Wednesday, May 30, 2018

The case of the missing mixer

Look Ma, no counter tops!
Did I mention that we are undergoing a "minor" kitchen renovation? Actually, it's turning out to be more "major" than we hoped. When we moved into my dream home 15 years ago, we noticed that the counter tops were pretty worn, but replacing them wasn't as important to us as opening up the wall between kitchen and dining room/living room, so that was our first kitchen reno.

Of course, the counter tops have only gotten worse over time, as have other little problems. We opened up our kitchen space, and no sooner was the wall gone than the little old fridge that came with the home died... and we learned that new fridges wouldn't fit under our old (but still lovely) oak cabinets. So for the past 15 years, our fridge had to sit half-blocking the kitchen window. As for counter space, there was never enough for a gardener who processes a lot of backyard produce.

So when our kitchen windows began clouding up last fall because their seals were done, we did some thinking and planning, and bit the bullet because we knew that changing the windows would lead to a cascade of repairs that meant we might as well take time to renovate the kitchen as a whole.

I find it interesting how just the word "renovation" evokes major excitement in some people. For me, it evokes dread, but I guess I'm not one who watches Home Reno TV channels where renos look so easy and glamourous. We certainly aren't looking for the trendiest new kitchen, or the inevitable setbacks that go with it. Functional is enough when you're trying to live Voluntary Simplicity.

First step -- replace the windows. Easy peasy as we didn't have to lift a finger (other than working to pay for them).

Second step -- remove the old backsplash tiles to allow for new countertop. Quite a bit more work, as we had to make choices about tiles that would match our new arborite. I'm no designer, but I think we did okay. Because Lee is quite particular about having a decent surface for the new backsplash, he put in a lot of hours and muscle removing the tiles and glue from old plaster walls while I was planting our garden.

Third step -- the new built cabinets were installed on Monday, no problem, and the fridge finally took its rightful place after 15 years of warming itself in the kitchen window. I could have kissed Tim, the installer.

Fourth step -- things get complicated. Yesterday morning, the countertop guy came to template everything, old and new. In looking at the removal of our old countertop, he concluded that the bottom cupboards and counter top had been built so well onsite (by the previous owner of our home, who was a finishing carpenter), cutting out the old countertop was impossible because he'd probably end up demolishing all the kitchen drawers since everything fit together so closely. He recommended removing the old arborite with heat and laquer thinner, and applying a new sheet of arborite. A very messy process and a big setback. Just the idea made me groan... and swear.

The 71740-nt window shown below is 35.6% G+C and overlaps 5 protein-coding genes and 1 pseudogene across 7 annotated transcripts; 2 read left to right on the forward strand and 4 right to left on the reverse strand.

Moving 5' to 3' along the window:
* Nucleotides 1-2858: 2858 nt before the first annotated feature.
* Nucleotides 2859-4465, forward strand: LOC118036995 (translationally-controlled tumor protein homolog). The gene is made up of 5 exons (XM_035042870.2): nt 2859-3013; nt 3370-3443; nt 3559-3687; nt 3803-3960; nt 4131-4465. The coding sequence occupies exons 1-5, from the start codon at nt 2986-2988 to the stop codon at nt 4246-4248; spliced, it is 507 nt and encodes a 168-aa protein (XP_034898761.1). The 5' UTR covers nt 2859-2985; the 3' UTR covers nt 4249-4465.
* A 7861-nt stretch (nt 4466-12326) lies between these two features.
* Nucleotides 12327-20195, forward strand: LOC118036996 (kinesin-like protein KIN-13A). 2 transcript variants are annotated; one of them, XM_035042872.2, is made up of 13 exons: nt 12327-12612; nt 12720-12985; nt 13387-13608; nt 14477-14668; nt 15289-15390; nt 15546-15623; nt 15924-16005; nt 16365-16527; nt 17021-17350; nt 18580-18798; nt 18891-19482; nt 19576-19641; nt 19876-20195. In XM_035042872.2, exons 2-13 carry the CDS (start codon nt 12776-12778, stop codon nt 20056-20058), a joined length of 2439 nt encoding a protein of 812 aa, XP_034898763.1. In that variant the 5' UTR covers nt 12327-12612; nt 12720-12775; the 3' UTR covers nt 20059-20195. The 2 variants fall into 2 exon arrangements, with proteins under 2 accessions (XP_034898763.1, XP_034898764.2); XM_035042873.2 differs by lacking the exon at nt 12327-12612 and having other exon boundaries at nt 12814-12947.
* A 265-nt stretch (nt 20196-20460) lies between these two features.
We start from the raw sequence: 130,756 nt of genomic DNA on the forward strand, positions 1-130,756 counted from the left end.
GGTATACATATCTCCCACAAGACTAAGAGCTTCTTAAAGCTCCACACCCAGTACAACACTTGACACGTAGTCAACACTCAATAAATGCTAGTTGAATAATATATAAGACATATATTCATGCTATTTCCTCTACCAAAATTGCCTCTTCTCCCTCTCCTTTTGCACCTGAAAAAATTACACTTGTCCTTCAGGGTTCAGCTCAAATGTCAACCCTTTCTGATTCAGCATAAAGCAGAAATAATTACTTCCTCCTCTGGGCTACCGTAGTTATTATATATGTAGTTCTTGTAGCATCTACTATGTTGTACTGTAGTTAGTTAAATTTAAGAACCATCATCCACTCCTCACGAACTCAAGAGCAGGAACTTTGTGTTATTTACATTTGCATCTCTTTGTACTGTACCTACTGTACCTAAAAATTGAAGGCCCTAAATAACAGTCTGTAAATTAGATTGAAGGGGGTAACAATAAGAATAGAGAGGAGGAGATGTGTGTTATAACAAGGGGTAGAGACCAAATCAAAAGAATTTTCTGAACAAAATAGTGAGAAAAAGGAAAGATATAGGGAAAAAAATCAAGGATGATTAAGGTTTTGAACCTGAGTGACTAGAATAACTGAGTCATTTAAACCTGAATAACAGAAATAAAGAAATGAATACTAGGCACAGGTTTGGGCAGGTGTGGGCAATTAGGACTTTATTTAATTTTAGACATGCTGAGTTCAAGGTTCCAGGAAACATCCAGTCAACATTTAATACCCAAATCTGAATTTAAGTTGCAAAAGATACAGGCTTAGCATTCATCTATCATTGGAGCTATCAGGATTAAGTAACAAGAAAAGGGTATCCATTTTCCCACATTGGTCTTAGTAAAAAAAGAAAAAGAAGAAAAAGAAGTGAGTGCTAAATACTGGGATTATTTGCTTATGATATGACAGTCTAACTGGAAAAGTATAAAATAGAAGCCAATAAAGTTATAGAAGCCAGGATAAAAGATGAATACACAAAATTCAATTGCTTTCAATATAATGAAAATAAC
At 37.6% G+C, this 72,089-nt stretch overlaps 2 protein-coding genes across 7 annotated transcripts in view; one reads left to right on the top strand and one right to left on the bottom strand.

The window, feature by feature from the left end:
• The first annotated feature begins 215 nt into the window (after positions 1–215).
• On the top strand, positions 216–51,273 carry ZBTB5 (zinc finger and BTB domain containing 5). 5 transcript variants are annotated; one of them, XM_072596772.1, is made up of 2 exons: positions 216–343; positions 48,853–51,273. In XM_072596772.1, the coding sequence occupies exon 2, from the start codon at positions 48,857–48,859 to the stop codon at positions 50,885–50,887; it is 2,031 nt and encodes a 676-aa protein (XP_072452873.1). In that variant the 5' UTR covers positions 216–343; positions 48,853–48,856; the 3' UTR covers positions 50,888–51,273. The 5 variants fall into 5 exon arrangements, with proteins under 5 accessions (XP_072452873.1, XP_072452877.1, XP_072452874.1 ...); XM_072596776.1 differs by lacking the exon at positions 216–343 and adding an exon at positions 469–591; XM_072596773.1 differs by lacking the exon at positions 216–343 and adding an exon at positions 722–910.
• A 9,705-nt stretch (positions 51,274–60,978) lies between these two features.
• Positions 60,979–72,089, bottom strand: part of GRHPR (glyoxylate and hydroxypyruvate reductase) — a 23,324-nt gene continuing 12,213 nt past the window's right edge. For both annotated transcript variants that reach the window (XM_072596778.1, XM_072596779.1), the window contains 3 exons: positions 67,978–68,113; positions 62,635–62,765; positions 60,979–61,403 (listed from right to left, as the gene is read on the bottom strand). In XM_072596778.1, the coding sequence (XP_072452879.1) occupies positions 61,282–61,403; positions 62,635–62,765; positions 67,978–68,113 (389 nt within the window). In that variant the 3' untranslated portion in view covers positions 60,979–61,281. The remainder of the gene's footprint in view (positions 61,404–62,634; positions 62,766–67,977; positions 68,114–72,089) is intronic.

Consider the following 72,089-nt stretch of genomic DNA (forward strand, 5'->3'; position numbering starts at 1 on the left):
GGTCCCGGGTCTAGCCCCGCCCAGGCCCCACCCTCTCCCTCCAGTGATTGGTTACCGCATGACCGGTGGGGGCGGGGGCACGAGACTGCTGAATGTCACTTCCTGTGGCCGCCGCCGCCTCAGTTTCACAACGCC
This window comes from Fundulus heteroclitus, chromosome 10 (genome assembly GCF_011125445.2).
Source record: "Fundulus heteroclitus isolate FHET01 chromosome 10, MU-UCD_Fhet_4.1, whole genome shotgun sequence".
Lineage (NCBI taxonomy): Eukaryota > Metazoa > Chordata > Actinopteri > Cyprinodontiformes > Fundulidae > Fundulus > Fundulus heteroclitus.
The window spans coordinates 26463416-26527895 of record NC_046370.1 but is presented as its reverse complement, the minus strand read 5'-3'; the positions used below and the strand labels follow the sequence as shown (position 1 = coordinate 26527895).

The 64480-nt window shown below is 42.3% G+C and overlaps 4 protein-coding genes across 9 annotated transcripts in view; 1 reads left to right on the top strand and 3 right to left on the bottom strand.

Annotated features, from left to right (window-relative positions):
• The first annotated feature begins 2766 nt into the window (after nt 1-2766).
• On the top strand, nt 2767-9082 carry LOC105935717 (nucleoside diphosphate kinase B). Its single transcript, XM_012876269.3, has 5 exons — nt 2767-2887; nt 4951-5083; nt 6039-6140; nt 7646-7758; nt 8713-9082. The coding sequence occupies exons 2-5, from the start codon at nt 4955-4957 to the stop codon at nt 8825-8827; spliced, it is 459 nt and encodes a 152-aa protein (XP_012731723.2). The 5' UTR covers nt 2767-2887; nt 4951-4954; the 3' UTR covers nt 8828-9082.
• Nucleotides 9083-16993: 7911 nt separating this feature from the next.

Thank heavens for Tim, the guy who installed the new built cabinets on Monday. He turned up again yesterday afternoon to check whether the counter tops could, indeed, be removed. "Nothing is impossible," he said, and got to work. He soon discovered that if he took out the sink, he could pry the counters up. No messy laquer thinner required!

Expecting removal and installation in one day (next Thursday) as had been promised, I wasn't exactly prepared when Tim said, "I guess you'll want to empty your bottom cupboards if I'm ripping the old one out right now." After 15 minutes of racing back and forth, they were mostly emptied (I covered our lazy susan pantry corners with towels), and I was laughing at my living room. Pots, pans, waffle iron, tinfoil and wax paper, cutlery holder, potato masher, spatulas and rolling pins all over the place. And our kitchen sink is now out in the garage!

We've been without our dishwasher for two months now (the old one quit as we started this whole process). Of course, the kitchen sink has been really important. Now the laundry sink in the basement has kitchen sink status as we carry basins of dishes down there.

First world problem, for sure. Yes, my back aches with this setup, but at least I'm not carrying jugs of water for miles. This week I am thinking of women all over the globe who don't have the benefit of a sink with running water, never mind hot and cold. How spoiled are we in North America, but we complain when our dishwashers so much as leave a streak!

Tomorrow, we will have new lino installed. For today, I am waiting to hear when the templater will come back to finish the job he started before complications set in.

I am also looking for the hand mixer that I use to mix up my breakfast smoothy. In the fifteen minutes of madness emptying cupboards yesterday, I can't figure out where it went!

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